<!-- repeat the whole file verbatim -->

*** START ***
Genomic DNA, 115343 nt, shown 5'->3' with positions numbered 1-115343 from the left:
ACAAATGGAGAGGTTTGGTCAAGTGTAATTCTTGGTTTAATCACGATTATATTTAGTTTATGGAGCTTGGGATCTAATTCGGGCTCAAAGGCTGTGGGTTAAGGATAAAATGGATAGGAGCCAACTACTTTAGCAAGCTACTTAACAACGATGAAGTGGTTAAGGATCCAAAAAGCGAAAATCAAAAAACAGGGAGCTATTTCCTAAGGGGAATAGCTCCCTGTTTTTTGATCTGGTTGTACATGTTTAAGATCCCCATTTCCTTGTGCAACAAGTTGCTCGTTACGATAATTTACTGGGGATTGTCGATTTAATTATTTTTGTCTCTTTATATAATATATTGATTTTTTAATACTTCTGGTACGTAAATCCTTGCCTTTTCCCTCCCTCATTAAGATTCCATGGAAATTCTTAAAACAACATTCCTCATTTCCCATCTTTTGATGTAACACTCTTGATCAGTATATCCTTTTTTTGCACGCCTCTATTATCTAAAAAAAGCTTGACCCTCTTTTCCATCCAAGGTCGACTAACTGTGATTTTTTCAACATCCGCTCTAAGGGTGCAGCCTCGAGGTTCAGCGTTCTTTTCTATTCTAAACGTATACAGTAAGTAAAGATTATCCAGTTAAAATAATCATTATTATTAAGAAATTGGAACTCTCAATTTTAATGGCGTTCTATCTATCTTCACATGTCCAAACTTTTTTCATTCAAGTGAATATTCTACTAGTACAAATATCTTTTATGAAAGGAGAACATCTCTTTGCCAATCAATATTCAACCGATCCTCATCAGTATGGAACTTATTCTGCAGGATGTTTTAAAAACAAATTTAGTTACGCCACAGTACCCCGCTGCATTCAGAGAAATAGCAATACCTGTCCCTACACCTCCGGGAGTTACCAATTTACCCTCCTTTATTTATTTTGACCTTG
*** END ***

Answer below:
Genomic DNA, 115343 nt, shown 5'->3' with positions numbered 1-115343 from the left:
ACAAATGGAGAGGTTTGGTCAAGTGTAATTCTTGGTTTAATCACGATTATATTTAGTTTATGGAGCTTGGGATCTAATTCGGGCTCAAAGGCTGTGGGTTAAGGATAAAATGGATAGGAGCCAACTACTTTAGCAAGCTACTTAACAACGATGAAGTGGTTAAGGATCCAAAAAGCGAAAATCAAAAAACAGGGAGCTATTTCCTAAGGGGAATAGCTCCCTGTTTTTTGATCTGGTTGTACATGTTTAAGATCCCCATTTCCTTGTGCAACAAGTTGCTCGTTACGATAATTTACTGGGGATTGTCGATTTAATTATTTTTGTCTCTTTATATAATATATTGATTTTTTAATACTTCTGGTACGTAAATCCTTGCCTTTTCCCTCCCTCATTAAGATTCCATGGAAATTCTTAAAACAACATTCCTCATTTCCCATCTTTTGATGTAACACTCTTGATCAGTATATCCTTTTTTTGCACGCCTCTATTATCTAAAAAAAGCTTGACCCTCTTTTCCATCCAAGGTCGACTAACTGTGATTTTTTCAACATCCGCTCTAAGGGTGCAGCCTCGAGGTTCAGCGTTCTTTTCTATTCTAAACGTATACAGTAAGTAAAGATTATCCAGTTAAAATAATCATTATTATTAAGAAATTGGAACTCTCAATTTTAATGGCGTTCTATCTATCTTCACATGTCCAAACTTTTTTCATTCAAGTGAATATTCTACTAGTACAAATATCTTTTATGAAAGGAGAACATCTCTTTGCCAATCAATATTCAACCGATCCTCATCAGTATGGAACTTATTCTGCAGGATGTTTTAAAAACAAATTTAGTTACGCCACAGTACCCCGCTGCATTCAGAGAAATAGCAATACCTGTCCCTACACCTCCGGGAGTTACCAATTTACCCTCCTTTATTTATTTTGACCTTG